While the child was in interim care, the parents visited frequently and formed a good relationship with their daughter. They had shown their commitment to her ‘in spades’. The trial judge found that, if placed in her parents’ care, there was a risk that the child would be presented for and receive unnecessary medical treatment, that she might grow up to copy her mother’s behaviour, and at the very least be confused at the difference between the real world and her mother’s dishonest presentation of it. There would have to be a multi-disciplinary programme of monitoring and support to avert these risks and the parents would not be able to co-operate with such a programme because of their fundamentally dishonest and manipulative approach towards social workers and other professionals whom they perceived to be challenging of their points of view. Accordingly, there was no other way in which the feared harm to the child could be prevented than by a care order with a view to adoption. The Court of Appeal upheld that judgment. Both parents appealed to the Supreme Court.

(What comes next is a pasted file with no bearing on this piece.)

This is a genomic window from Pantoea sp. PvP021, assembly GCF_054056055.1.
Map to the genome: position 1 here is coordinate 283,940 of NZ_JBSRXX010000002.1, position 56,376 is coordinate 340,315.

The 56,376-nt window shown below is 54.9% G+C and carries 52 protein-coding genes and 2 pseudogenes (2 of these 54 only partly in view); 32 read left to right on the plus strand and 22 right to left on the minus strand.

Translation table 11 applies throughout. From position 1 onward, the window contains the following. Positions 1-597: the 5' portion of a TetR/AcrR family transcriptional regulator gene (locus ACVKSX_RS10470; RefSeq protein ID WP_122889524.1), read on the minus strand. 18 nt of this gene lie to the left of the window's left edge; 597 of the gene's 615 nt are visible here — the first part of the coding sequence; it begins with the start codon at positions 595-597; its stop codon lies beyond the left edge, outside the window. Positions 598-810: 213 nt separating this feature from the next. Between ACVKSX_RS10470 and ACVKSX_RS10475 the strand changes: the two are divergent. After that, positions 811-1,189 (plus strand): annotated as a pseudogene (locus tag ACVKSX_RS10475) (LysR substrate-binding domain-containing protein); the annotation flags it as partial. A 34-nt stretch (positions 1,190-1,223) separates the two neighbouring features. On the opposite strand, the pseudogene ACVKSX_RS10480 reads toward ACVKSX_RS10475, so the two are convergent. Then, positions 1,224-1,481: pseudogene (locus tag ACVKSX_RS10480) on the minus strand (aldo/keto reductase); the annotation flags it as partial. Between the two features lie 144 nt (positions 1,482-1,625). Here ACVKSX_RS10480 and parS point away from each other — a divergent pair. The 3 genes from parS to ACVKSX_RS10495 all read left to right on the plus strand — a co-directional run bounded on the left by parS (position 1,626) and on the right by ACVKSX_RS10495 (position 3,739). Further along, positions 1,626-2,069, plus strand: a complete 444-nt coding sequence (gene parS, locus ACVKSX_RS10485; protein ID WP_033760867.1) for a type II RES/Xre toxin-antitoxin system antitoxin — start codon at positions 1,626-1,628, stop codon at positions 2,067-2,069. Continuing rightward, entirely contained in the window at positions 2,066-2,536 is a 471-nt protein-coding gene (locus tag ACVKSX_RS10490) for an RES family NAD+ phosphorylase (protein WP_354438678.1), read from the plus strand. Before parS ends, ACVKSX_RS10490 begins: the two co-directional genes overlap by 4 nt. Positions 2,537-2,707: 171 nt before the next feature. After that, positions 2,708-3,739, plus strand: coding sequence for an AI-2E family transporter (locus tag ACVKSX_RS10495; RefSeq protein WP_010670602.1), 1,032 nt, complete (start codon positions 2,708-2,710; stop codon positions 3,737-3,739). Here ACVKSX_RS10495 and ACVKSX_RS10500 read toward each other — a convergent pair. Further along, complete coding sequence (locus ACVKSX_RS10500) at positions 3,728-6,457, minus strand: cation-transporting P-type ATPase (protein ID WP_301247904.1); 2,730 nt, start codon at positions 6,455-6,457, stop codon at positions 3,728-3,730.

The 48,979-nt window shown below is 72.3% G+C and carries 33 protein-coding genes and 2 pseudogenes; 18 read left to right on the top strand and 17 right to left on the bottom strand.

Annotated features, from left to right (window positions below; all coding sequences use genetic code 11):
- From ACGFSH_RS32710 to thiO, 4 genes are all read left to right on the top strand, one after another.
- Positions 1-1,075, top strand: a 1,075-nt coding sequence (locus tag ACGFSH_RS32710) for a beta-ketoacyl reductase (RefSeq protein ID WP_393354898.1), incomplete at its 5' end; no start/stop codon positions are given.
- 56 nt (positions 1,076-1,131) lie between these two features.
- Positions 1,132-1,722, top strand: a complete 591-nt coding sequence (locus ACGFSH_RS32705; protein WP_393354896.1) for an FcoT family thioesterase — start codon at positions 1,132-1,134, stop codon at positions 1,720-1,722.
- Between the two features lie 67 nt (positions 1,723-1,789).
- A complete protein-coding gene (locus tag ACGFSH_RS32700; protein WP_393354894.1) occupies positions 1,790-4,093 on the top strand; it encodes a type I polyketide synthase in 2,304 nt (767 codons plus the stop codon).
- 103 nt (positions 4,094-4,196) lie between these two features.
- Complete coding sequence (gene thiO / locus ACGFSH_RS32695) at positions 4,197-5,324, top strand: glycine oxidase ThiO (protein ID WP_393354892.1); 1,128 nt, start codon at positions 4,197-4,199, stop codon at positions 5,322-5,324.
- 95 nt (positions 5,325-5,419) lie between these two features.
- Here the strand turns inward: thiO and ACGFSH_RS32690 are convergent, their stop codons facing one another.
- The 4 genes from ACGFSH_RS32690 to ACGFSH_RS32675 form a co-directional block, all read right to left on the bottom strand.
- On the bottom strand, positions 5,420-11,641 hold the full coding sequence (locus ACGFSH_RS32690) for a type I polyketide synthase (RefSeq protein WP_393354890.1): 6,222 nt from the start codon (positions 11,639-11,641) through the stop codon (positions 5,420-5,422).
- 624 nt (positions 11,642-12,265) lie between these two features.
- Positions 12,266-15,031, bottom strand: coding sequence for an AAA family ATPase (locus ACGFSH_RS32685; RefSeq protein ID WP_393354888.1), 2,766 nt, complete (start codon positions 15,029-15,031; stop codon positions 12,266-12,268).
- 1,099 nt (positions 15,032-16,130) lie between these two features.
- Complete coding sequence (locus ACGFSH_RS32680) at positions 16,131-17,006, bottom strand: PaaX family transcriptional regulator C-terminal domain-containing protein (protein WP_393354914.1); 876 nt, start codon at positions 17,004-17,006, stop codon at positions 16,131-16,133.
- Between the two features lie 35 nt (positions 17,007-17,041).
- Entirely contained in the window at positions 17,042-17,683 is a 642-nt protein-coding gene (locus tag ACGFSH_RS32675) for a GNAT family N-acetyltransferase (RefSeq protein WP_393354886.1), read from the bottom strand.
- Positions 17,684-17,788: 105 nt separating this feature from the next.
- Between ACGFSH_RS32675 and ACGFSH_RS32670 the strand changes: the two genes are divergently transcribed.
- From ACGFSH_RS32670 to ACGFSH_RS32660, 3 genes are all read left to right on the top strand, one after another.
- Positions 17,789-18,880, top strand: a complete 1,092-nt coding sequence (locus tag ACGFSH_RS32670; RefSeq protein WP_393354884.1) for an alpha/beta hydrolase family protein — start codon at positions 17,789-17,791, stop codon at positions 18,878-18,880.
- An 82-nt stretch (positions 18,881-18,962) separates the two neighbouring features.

Held

The Supreme Court by a majority of 4:1 (Lady Hale dissenting) dismissed the appeal.

REASONS FOR THE JUDGMENT
The High Court judge was entitled to conclude that the threshold conditions for the making of a care order had been satisfied in this case [48, 64, 131]:

• Before a care order may be made under section 31 of the 1989 Act, the judge has to be satisfied that: (a) the child is suffering or is likely to suffer significant harm; and (b) the harm or likelihood of harm is attributable to the care likely to be given to the child if a care order is not made, not being what it would be reasonable to expect a parent to give to the child, or to the child’s being beyond parental control [23, 177].